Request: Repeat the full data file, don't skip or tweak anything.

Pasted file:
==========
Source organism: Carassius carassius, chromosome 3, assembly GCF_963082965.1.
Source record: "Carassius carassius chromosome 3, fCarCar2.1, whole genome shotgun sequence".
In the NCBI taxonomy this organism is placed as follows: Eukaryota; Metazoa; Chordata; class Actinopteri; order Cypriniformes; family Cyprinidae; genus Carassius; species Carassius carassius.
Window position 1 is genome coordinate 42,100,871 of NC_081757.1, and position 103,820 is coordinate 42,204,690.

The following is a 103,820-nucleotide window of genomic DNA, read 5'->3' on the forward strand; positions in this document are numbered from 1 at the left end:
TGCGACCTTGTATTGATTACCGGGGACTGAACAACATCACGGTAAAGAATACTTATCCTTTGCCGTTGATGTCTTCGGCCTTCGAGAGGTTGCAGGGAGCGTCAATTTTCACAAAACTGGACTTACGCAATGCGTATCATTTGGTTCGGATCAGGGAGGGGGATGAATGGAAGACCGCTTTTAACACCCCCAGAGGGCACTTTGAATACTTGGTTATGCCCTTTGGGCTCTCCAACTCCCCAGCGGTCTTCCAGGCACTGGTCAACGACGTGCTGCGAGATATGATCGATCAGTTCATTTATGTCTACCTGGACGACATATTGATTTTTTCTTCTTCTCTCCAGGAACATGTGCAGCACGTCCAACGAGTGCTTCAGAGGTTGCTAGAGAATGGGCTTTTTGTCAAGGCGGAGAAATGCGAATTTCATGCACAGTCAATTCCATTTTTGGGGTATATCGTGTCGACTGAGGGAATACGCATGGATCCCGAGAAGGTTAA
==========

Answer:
Source organism: Carassius carassius, chromosome 3, assembly GCF_963082965.1.
Source record: "Carassius carassius chromosome 3, fCarCar2.1, whole genome shotgun sequence".
In the NCBI taxonomy this organism is placed as follows: Eukaryota; Metazoa; Chordata; class Actinopteri; order Cypriniformes; family Cyprinidae; genus Carassius; species Carassius carassius.
Window position 1 is genome coordinate 42,100,871 of NC_081757.1, and position 103,820 is coordinate 42,204,690.

The following is a 103,820-nucleotide window of genomic DNA, read 5'->3' on the forward strand; positions in this document are numbered from 1 at the left end:
TGCGACCTTGTATTGATTACCGGGGACTGAACAACATCACGGTAAAGAATACTTATCCTTTGCCGTTGATGTCTTCGGCCTTCGAGAGGTTGCAGGGAGCGTCAATTTTCACAAAACTGGACTTACGCAATGCGTATCATTTGGTTCGGATCAGGGAGGGGGATGAATGGAAGACCGCTTTTAACACCCCCAGAGGGCACTTTGAATACTTGGTTATGCCCTTTGGGCTCTCCAACTCCCCAGCGGTCTTCCAGGCACTGGTCAACGACGTGCTGCGAGATATGATCGATCAGTTCATTTATGTCTACCTGGACGACATATTGATTTTTTCTTCTTCTCTCCAGGAACATGTGCAGCACGTCCAACGAGTGCTTCAGAGGTTGCTAGAGAATGGGCTTTTTGTCAAGGCGGAGAAATGCGAATTTCATGCACAGTCAATTCCATTTTTGGGGTATATCGTGTCGACTGAGGGAATACGCATGGATCCCGAGAAGGTTAA